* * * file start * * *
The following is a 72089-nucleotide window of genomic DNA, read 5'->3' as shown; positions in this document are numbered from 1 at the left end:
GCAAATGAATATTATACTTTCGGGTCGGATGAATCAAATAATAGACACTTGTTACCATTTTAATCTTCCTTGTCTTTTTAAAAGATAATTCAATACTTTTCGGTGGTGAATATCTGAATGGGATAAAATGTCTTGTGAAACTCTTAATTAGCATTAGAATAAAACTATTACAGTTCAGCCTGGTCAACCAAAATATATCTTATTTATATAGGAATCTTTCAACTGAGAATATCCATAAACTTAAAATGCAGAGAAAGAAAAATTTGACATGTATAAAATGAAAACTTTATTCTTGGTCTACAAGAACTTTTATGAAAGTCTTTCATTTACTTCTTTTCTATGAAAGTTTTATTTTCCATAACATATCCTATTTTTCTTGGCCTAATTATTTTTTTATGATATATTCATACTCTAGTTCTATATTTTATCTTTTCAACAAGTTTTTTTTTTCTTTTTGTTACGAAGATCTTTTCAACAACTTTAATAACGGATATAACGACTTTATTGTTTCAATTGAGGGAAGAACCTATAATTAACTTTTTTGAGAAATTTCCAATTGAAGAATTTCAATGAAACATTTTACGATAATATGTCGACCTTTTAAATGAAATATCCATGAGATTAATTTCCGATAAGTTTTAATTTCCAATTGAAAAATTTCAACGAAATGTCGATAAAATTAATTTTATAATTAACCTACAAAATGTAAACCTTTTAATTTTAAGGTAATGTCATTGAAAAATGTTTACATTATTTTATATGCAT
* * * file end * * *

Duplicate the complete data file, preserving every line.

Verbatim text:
The following is a 72089-nucleotide window of genomic DNA, read 5'->3' as shown; positions in this document are numbered from 1 at the left end:
GCAAATGAATATTATACTTTCGGGTCGGATGAATCAAATAATAGACACTTGTTACCATTTTAATCTTCCTTGTCTTTTTAAAAGATAATTCAATACTTTTCGGTGGTGAATATCTGAATGGGATAAAATGTCTTGTGAAACTCTTAATTAGCATTAGAATAAAACTATTACAGTTCAGCCTGGTCAACCAAAATATATCTTATTTATATAGGAATCTTTCAACTGAGAATATCCATAAACTTAAAATGCAGAGAAAGAAAAATTTGACATGTATAAAATGAAAACTTTATTCTTGGTCTACAAGAACTTTTATGAAAGTCTTTCATTTACTTCTTTTCTATGAAAGTTTTATTTTCCATAACATATCCTATTTTTCTTGGCCTAATTATTTTTTTATGATATATTCATACTCTAGTTCTATATTTTATCTTTTCAACAAGTTTTTTTTTTCTTTTTGTTACGAAGATCTTTTCAACAACTTTAATAACGGATATAACGACTTTATTGTTTCAATTGAGGGAAGAACCTATAATTAACTTTTTTGAGAAATTTCCAATTGAAGAATTTCAATGAAACATTTTACGATAATATGTCGACCTTTTAAATGAAATATCCATGAGATTAATTTCCGATAAGTTTTAATTTCCAATTGAAAAATTTCAACGAAATGTCGATAAAATTAATTTTATAATTAACCTACAAAATGTAAACCTTTTAATTTTAAGGTAATGTCATTGAAAAATGTTTACATTATTTTATATGCAT